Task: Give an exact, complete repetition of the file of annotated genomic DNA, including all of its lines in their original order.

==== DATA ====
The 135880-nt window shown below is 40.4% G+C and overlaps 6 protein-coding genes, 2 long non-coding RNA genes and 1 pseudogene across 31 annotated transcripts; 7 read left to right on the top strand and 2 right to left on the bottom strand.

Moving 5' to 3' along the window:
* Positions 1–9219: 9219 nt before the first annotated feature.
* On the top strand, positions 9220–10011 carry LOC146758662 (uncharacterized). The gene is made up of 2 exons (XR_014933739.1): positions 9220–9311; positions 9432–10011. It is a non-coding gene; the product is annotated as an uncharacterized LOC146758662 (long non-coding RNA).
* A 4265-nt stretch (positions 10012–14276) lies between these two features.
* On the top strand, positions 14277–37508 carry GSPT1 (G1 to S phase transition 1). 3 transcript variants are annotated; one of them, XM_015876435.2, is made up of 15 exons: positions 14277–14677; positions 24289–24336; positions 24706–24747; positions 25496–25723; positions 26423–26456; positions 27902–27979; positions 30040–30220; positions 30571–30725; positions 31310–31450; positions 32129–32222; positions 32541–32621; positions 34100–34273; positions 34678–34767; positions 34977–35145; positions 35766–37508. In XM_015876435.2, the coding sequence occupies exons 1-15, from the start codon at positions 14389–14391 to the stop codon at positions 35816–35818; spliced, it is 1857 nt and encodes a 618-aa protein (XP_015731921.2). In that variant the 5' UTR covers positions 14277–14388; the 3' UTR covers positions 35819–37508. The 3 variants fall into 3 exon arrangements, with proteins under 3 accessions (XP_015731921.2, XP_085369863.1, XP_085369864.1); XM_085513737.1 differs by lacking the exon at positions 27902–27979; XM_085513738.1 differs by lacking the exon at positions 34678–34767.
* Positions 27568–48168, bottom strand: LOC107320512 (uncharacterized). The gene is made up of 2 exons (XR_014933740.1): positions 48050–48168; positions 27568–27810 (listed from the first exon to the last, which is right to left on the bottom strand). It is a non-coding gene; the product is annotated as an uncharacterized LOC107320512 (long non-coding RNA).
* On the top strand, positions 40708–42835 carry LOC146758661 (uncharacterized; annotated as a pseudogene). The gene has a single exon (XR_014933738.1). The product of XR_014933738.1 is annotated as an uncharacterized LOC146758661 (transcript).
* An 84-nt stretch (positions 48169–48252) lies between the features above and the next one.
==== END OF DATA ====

The 135880-nt window shown below is 40.4% G+C and overlaps 6 protein-coding genes, 2 long non-coding RNA genes and 1 pseudogene across 31 annotated transcripts; 7 read left to right on the top strand and 2 right to left on the bottom strand.

Moving 5' to 3' along the window:
* Positions 1–9219: 9219 nt before the first annotated feature.
* On the top strand, positions 9220–10011 carry LOC146758662 (uncharacterized). The gene is made up of 2 exons (XR_014933739.1): positions 9220–9311; positions 9432–10011. It is a non-coding gene; the product is annotated as an uncharacterized LOC146758662 (long non-coding RNA).
* A 4265-nt stretch (positions 10012–14276) lies between these two features.
* On the top strand, positions 14277–37508 carry GSPT1 (G1 to S phase transition 1). 3 transcript variants are annotated; one of them, XM_015876435.2, is made up of 15 exons: positions 14277–14677; positions 24289–24336; positions 24706–24747; positions 25496–25723; positions 26423–26456; positions 27902–27979; positions 30040–30220; positions 30571–30725; positions 31310–31450; positions 32129–32222; positions 32541–32621; positions 34100–34273; positions 34678–34767; positions 34977–35145; positions 35766–37508. In XM_015876435.2, the coding sequence occupies exons 1-15, from the start codon at positions 14389–14391 to the stop codon at positions 35816–35818; spliced, it is 1857 nt and encodes a 618-aa protein (XP_015731921.2). In that variant the 5' UTR covers positions 14277–14388; the 3' UTR covers positions 35819–37508. The 3 variants fall into 3 exon arrangements, with proteins under 3 accessions (XP_015731921.2, XP_085369863.1, XP_085369864.1); XM_085513737.1 differs by lacking the exon at positions 27902–27979; XM_085513738.1 differs by lacking the exon at positions 34678–34767.
* Positions 27568–48168, bottom strand: LOC107320512 (uncharacterized). The gene is made up of 2 exons (XR_014933740.1): positions 48050–48168; positions 27568–27810 (listed from the first exon to the last, which is right to left on the bottom strand). It is a non-coding gene; the product is annotated as an uncharacterized LOC107320512 (long non-coding RNA).
* On the top strand, positions 40708–42835 carry LOC146758661 (uncharacterized; annotated as a pseudogene). The gene has a single exon (XR_014933738.1). The product of XR_014933738.1 is annotated as an uncharacterized LOC146758661 (transcript).
* An 84-nt stretch (positions 48169–48252) lies between the features above and the next one.